Inside Beer - February 4th, 2020

Inside Beer (Feb 4th, 2020)

Stoudts Brewing is closing / Shelter dog on beer can finds former family / Craft malt house debate

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1. Carol Stoudt is retiring and Stoudts Brewing in Adamstown, Pa., is closing. One of the pioneers of the craft brewing movement and the first female professional brewer since Prohibition, Stoudt, along with her husband Ed, opened the brewery in 1987. She focused on German beers in the Reinheitsgebot tradition. But the company is not selling enough beer now, according to an announcement on Stoudt's website. Beer production will scale down immediately and by early spring, brewery operations will cease to prepare the brewery for sale. The brewery is just one of the businesses that the Stoudts own. The others, including a restaurant, a bier garden, and a bakery and antiques mall, will remain open. -- READING EAGLE

2. Carlsberg is one of the companies that has had to shut down its production sites in China due to the coronavirus outbreak. In an attempt to lessen the spread of the virus that has now killed at least 427 people and made more than 200,000 people ill, China has told businesses in 24 regions to shut down until Feb. 10. Carlsberg has 25 breweries in China that market 20 different beers. In 2019, its volumes grew 8 percent and its revenues grew 19 percent in the country. Carlsberg's CEO Cees t' Hart said in a statement that no coronavirus infections among the company's employees have been reported yet. -- BEVERAGE DAILY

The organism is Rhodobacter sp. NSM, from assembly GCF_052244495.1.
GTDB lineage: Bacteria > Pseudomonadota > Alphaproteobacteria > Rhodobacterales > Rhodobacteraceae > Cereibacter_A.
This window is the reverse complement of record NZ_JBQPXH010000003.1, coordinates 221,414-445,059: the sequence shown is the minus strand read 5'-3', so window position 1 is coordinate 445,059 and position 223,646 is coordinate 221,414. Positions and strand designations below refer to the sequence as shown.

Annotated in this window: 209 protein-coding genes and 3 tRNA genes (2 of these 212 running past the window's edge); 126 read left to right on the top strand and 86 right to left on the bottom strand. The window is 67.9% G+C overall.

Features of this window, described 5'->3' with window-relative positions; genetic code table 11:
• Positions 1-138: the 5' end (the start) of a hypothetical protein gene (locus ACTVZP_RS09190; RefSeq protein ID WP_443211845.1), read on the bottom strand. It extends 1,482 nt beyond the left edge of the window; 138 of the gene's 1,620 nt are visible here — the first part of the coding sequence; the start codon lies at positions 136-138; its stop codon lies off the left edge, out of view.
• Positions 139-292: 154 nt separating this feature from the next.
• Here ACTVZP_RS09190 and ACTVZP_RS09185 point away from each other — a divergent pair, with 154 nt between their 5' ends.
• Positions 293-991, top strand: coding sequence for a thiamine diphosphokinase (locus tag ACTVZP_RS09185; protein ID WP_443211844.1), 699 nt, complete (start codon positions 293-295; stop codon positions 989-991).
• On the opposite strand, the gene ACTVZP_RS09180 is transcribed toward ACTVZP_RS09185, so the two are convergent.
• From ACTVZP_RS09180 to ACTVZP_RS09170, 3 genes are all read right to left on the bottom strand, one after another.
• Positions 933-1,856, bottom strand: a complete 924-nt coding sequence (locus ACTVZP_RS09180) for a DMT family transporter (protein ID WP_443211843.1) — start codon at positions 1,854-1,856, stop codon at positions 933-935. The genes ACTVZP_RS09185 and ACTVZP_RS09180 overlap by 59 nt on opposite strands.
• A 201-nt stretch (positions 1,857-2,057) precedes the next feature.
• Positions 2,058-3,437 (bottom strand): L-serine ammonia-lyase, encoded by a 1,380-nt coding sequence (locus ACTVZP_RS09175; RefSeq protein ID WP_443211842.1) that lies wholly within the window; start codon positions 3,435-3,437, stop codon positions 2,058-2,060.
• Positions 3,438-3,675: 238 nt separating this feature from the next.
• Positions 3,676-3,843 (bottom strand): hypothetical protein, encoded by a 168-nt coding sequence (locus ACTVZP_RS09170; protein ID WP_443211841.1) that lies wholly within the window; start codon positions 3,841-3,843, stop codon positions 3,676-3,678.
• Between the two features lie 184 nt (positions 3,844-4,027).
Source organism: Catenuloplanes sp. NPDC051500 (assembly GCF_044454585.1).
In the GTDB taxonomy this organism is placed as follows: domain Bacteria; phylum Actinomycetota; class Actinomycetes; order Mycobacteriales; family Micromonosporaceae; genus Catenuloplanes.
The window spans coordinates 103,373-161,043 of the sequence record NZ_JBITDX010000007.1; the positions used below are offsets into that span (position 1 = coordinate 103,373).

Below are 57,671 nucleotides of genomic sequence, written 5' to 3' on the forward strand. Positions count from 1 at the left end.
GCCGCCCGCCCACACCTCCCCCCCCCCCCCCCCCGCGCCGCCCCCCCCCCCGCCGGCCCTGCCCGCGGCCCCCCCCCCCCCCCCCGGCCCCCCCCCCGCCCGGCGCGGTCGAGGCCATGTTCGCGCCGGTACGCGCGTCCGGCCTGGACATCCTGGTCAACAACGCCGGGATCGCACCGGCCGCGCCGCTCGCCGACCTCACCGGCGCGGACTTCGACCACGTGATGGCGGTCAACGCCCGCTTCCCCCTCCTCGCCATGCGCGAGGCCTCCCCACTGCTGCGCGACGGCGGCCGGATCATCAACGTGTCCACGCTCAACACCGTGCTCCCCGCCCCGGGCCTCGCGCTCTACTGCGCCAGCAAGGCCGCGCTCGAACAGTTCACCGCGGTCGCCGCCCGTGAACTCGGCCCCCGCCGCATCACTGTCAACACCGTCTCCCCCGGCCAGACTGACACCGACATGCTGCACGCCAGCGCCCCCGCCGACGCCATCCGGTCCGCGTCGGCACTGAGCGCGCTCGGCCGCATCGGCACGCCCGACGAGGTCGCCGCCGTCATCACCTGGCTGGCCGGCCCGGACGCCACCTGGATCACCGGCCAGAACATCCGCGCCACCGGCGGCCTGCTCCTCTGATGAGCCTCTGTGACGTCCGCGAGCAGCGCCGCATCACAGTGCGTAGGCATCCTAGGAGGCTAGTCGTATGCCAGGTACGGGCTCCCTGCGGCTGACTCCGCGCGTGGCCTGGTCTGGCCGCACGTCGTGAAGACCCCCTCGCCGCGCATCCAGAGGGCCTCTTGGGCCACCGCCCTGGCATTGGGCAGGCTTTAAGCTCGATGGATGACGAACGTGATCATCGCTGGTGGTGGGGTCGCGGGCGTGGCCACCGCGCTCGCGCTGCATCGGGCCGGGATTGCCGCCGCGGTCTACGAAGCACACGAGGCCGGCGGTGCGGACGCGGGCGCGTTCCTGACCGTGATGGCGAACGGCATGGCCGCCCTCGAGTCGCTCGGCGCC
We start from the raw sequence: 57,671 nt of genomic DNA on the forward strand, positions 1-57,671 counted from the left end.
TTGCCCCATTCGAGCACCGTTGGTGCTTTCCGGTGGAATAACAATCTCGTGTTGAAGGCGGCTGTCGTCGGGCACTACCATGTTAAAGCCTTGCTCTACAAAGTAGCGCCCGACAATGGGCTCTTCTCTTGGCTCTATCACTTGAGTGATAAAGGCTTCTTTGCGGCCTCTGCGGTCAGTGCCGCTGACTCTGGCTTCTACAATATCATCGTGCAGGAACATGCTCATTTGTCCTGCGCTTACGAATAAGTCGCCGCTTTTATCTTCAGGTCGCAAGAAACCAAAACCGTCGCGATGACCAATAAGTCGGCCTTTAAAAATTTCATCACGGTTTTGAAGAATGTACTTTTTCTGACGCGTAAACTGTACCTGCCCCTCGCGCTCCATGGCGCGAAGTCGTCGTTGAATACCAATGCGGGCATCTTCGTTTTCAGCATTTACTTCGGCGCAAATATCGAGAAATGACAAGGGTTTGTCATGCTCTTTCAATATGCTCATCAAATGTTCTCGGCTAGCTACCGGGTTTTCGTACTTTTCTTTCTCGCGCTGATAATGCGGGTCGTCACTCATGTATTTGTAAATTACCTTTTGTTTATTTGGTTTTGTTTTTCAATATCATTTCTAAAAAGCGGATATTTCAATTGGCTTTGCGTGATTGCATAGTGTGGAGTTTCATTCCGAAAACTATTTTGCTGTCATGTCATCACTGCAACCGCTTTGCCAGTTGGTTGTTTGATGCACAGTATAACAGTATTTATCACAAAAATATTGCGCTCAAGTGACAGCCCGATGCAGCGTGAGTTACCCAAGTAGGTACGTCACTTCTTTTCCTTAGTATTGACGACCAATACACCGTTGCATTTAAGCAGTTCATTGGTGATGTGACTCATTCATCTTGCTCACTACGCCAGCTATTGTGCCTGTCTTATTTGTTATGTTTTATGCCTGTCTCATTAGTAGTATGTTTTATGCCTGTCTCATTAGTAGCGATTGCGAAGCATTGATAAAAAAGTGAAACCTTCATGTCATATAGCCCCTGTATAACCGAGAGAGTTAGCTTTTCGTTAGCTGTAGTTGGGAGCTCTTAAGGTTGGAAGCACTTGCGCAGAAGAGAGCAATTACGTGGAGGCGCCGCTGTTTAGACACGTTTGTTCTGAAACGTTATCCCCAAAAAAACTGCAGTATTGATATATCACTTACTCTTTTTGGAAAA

3. When Motorworks Brewing in Florida put shelter dogs on beer cans to help them find new homes, it ended up helping one woman find her missing pup. Motorworks featured Day Day, a dog at Shelter Manatee, on its cans. Pictures of them were shown on national TV and news shows, and went viral on social media. Monica Mathis, who lives in Minnesota, recognized Day Day on one of the cans as Hazel, the pet who had escaped her family home in 2017. Now, Day Day - a.k.a Hazel - will be reunited with the Mathis family as the Humane Society works to get the lucky pup home for free. -- WINK

4. Founder and CEO Randy Sprecher of Milwaukee's Sprecher Brewing has sold the brewery to local investors. Sprecher will continue on as an investor, under the new ownership and leadership of CEO Sharad Chadha, a former executive at GE Healthcare and other large corporations. Sprecher opened his brewery - the city's first craft brewery since Prohibition - 35 years ago. It was important to Sprecher that the brewery remain locally owned, and he believes the new investors can "make Sprecher the craft beverage icon of America." In addition to beer, Sprecher Brewing makes nine craft sodas. -- CRAFT BREWING BUSINESS

5. If you've always wanted to get into the craft beer (or cider, distilling or wine) business, and you're willing to move to Veneta, Oregon, the city wants to assist you. Located a half-hour from Eugene and two hours from Portland, the fast growing city would like a craft beverage company in its downtown to make it a more vibrant location for residents and tourists. The city is offering incentives, including micro loans of $5,000 or a business assistance loan of up to $50,000. -- NEW SCHOOL BEER